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Parham v. Vestal

United States District Court, W.D. Arkansas, Hot Springs Division

December 18, 2017

JERRY PARHAM PLAINTIFF
v.
BARBARA VESTAL DEFENDANT

          MEMORANDUM OPINION

          SUSAN O. HICKEY UNITED STATES DISTRICT JUDGE.

         Plaintiff proceeds in this matter pro se and in forma pauperis pursuant to 42 U.S.C. § 1983. Currently before the Court is Defendant Barbara Vestal's Motion for Summary Judgment. (ECF No. 25). Plaintiff has filed a Response to the Motion for Summary Judgment. (ECF No. 28).

         I. BACKGROUND

         Plaintiff Jerry Parham filed the instant Complaint in accordance with 42 U.S.C. § 1983 alleging that, while he was incarcerated at the Ouachita River Unit, Defendant Barbara Vestal violated his constitutional rights when she failed and refused to give him one dose of gabapentin during the morning pill call on June 23, 2015. (ECF No. 2, 28).

         Plaintiff had a cervical fusion in March 2015. (ECF No. 27, Ex. A, pp. 6, 14). On May 4, 2015, Dr. Vowell began to taper Plaintiff off of tramadol, a narcotic medication which he had been taking for pain. (ECF No. 27, Ex. A, p. 1, 9; Ex. B). On May 5, 2015, Dr. Vowell prescribed gabapentin for Plaintiff to take twice daily. (ECF No. 27, Ex. A, p. 2; Ex. B). Gabapentin is an anti-seizure medication which is also used to relieve nerve pain. (ECF No. 27, Ex. B).

         Plaintiff had a checkup with neurology on May 8, 2015. He was recorded to have improved left side strength, but still some weakness. (ECF No. 27, Ex. A, pp. 3-4; Ex. B). On May 14, 2015, Dr. Vowell noted, “x-ray of cervical spine stable position of interbody plate as well as screws.” (ECF No. 27, Ex. A, p. 5; Ex. B). On May 20, 2015, a prescription for ibuprofen, 600 mg to be taken three times a day, was renewed and set to expire in September. (ECF No. 27, Ex. A, p. 5, Ex. B). Plaintiff received ninety (90) 600 mg tablets of ibuprofen, to keep on-person, on June 5, 2015. (ECF No. 27, Ex. A, pp. 16-17, Ex. B).

         On June 23, 2015, Plaintiff only received one dose of gabapentin, administered in the evening. (ECF No. 27, Ex. A, p. 18; Ex. B).

         Plaintiff was seen in the clinic the following day, on June 24, 2015, and made no reference to any issue as a result of receiving only one dose of gabapentin on June 23, 2015. (ECF No. 27, Ex. A, p. 10; Ex. B).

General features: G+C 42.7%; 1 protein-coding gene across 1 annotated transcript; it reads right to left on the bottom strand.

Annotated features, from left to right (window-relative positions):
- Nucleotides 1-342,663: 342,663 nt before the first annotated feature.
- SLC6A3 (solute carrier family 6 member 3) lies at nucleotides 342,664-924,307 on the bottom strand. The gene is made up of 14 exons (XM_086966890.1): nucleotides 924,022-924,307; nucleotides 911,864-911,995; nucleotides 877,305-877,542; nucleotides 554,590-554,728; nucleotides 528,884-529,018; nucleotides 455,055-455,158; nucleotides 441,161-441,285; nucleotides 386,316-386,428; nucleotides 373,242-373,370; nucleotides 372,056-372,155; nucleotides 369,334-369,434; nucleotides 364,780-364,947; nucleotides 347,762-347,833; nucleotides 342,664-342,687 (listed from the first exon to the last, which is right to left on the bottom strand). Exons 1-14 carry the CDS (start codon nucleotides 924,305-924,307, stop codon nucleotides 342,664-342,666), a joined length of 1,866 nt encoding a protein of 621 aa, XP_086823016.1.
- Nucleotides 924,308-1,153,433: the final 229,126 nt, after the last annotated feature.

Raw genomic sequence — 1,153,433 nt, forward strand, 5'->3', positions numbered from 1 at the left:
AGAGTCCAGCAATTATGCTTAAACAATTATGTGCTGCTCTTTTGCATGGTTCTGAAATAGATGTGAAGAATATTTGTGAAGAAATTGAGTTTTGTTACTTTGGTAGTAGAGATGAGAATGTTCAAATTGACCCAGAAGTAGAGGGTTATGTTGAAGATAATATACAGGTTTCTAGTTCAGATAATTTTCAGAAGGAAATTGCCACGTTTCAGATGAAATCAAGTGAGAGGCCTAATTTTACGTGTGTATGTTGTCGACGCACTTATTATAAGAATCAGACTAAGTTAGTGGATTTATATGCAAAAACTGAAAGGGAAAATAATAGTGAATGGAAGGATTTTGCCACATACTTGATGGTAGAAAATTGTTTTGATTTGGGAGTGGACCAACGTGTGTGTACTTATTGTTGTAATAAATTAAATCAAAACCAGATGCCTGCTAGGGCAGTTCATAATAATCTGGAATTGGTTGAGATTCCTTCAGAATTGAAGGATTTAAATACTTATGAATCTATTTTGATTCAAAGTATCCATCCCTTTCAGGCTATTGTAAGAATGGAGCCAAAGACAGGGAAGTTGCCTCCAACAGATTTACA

Nannette Vowell, M.D., reviewed Plaintiff's medical records and is familiar with his medical care as a treating physician of Plaintiff. (ECF No. 27, Ex. B). According to Dr. Vowell, missing a single dose of gabapentin would not have had a detrimental effect on Plaintiff's cervical spine health. (ECF No. 27, Ex. B). Dr. Vowell further opined that missing a single dose of gabapentin did not cause any lasting damage (ECF No. 27, Ex. B) because gabapentin is a symptomatic medication-not a medication that reverses neuropathic pain. It provides only temporary relief from pain; thus, worsening a disease process is not possible by missing a dose of this medication. (ECF No. 27, Ex. B).

         II. LEGAL STANDARD

         Summary judgment is appropriate if, after viewing the facts and all reasonable inferences in the light most favorable to the nonmoving party, Matsushita Elec. Indus. Co. v. Zenith Radio Corp., 475 U.S. 574, 587 (1986), the record “shows that there is no genuine dispute as to any material fact and the movant is entitled to judgment as a matter of law.” Fed.R.Civ.P. 56(a). “Once a party moving for summary judgment has made a sufficient showing, the burden rests with the non-moving party to set forth specific facts, by affidavit or other evidence, showing that a genuine issue of material fact exists.” National Bank of Commerce v. Dow Chemical Co., 165 F.3d 602, 607 (8th Cir. 1999).

         The non-moving party “must do more than simply show that there is some metaphysical doubt as to the material facts.” Matsushita, 475 U.S. at 586. “They must show there is sufficient evidence to support a jury verdict in their favor.” National Bank, 165 F.3d at 607 (citing Anderson v. Liberty Lobby, Inc., 477 U.S. 242, 249 (1986)). “A case founded on speculation or suspicion is insufficient to survive a motion for summary judgment.” Id. (citing Metge v. Baehler, 762 F.2d 621, 625 (8th Cir. 1985)). “When opposing parties tell two different stories, one of which is blatantly contradicted by the record, so that no reasonable jury could believe it, a court should not adopt that version of the facts for purposes of ruling on a motion for summary judgment.” Scott v. Harris, 550 U.S. 372, 380 (2007).

         III. ANALYSIS

         The Eighth Amendment prohibition of cruel and unusual punishment prohibits deliberate indifference to prisoners' serious medical needs. Luckert v. Dodge County, 684 F.3d 808, 817 (8th Cir. 2012). To prevail on his Eighth Amendment claim, Plaintiff must prove that the Defendant acted with deliberate indifference to his serious medical needs. Estelle v. Gamble,429 U.S. 97, 106 (1976). The deliberate indifference standard includes “both an objective and a subjective component: ‘The [Plaintiff] must demonstrate (1) that [he] suffered [from] objectively serious medical needs and (2) that the prison officials actually knew of but ...


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